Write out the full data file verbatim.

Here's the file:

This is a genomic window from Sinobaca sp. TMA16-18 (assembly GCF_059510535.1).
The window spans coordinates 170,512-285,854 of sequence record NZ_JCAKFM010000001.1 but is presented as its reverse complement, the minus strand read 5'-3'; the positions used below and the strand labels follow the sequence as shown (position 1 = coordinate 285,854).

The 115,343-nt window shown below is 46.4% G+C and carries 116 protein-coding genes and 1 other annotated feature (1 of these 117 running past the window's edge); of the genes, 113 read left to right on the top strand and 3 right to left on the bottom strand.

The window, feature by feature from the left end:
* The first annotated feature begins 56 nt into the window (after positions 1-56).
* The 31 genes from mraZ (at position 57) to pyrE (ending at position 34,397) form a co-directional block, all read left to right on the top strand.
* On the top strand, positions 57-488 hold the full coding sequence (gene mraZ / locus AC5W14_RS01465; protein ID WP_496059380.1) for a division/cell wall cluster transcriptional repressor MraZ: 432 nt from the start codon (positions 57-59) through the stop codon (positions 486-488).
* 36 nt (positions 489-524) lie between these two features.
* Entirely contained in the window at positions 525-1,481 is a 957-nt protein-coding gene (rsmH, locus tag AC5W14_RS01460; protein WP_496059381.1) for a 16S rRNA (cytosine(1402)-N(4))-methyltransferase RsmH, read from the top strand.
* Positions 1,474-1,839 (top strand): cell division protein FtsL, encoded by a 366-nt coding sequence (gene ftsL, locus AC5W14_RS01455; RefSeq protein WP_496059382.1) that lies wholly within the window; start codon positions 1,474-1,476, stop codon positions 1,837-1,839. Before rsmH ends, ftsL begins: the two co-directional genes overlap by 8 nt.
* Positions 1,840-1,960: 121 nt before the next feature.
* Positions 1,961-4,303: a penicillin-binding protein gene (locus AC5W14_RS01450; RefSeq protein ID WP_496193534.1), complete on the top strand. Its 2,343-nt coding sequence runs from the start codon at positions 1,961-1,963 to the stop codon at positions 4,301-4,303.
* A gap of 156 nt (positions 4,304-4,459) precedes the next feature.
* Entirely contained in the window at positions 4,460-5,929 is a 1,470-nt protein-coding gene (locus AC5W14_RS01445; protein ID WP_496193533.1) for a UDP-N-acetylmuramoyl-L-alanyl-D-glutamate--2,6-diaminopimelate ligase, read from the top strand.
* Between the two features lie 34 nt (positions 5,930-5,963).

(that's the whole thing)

This is a genomic window from Sinobaca sp. TMA16-18 (assembly GCF_059510535.1).
The window spans coordinates 170,512-285,854 of sequence record NZ_JCAKFM010000001.1 but is presented as its reverse complement, the minus strand read 5'-3'; the positions used below and the strand labels follow the sequence as shown (position 1 = coordinate 285,854).

The 115,343-nt window shown below is 46.4% G+C and carries 116 protein-coding genes and 1 other annotated feature (1 of these 117 running past the window's edge); of the genes, 113 read left to right on the top strand and 3 right to left on the bottom strand.

The window, feature by feature from the left end:
* The first annotated feature begins 56 nt into the window (after positions 1-56).
* The 31 genes from mraZ (at position 57) to pyrE (ending at position 34,397) form a co-directional block, all read left to right on the top strand.
* On the top strand, positions 57-488 hold the full coding sequence (gene mraZ / locus AC5W14_RS01465; protein ID WP_496059380.1) for a division/cell wall cluster transcriptional repressor MraZ: 432 nt from the start codon (positions 57-59) through the stop codon (positions 486-488).
* 36 nt (positions 489-524) lie between these two features.
* Entirely contained in the window at positions 525-1,481 is a 957-nt protein-coding gene (rsmH, locus tag AC5W14_RS01460; protein WP_496059381.1) for a 16S rRNA (cytosine(1402)-N(4))-methyltransferase RsmH, read from the top strand.
* Positions 1,474-1,839 (top strand): cell division protein FtsL, encoded by a 366-nt coding sequence (gene ftsL, locus AC5W14_RS01455; RefSeq protein WP_496059382.1) that lies wholly within the window; start codon positions 1,474-1,476, stop codon positions 1,837-1,839. Before rsmH ends, ftsL begins: the two co-directional genes overlap by 8 nt.
* Positions 1,840-1,960: 121 nt before the next feature.
* Positions 1,961-4,303: a penicillin-binding protein gene (locus AC5W14_RS01450; RefSeq protein ID WP_496193534.1), complete on the top strand. Its 2,343-nt coding sequence runs from the start codon at positions 1,961-1,963 to the stop codon at positions 4,301-4,303.
* A gap of 156 nt (positions 4,304-4,459) precedes the next feature.
* Entirely contained in the window at positions 4,460-5,929 is a 1,470-nt protein-coding gene (locus AC5W14_RS01445; protein ID WP_496193533.1) for a UDP-N-acetylmuramoyl-L-alanyl-D-glutamate--2,6-diaminopimelate ligase, read from the top strand.
* Between the two features lie 34 nt (positions 5,930-5,963).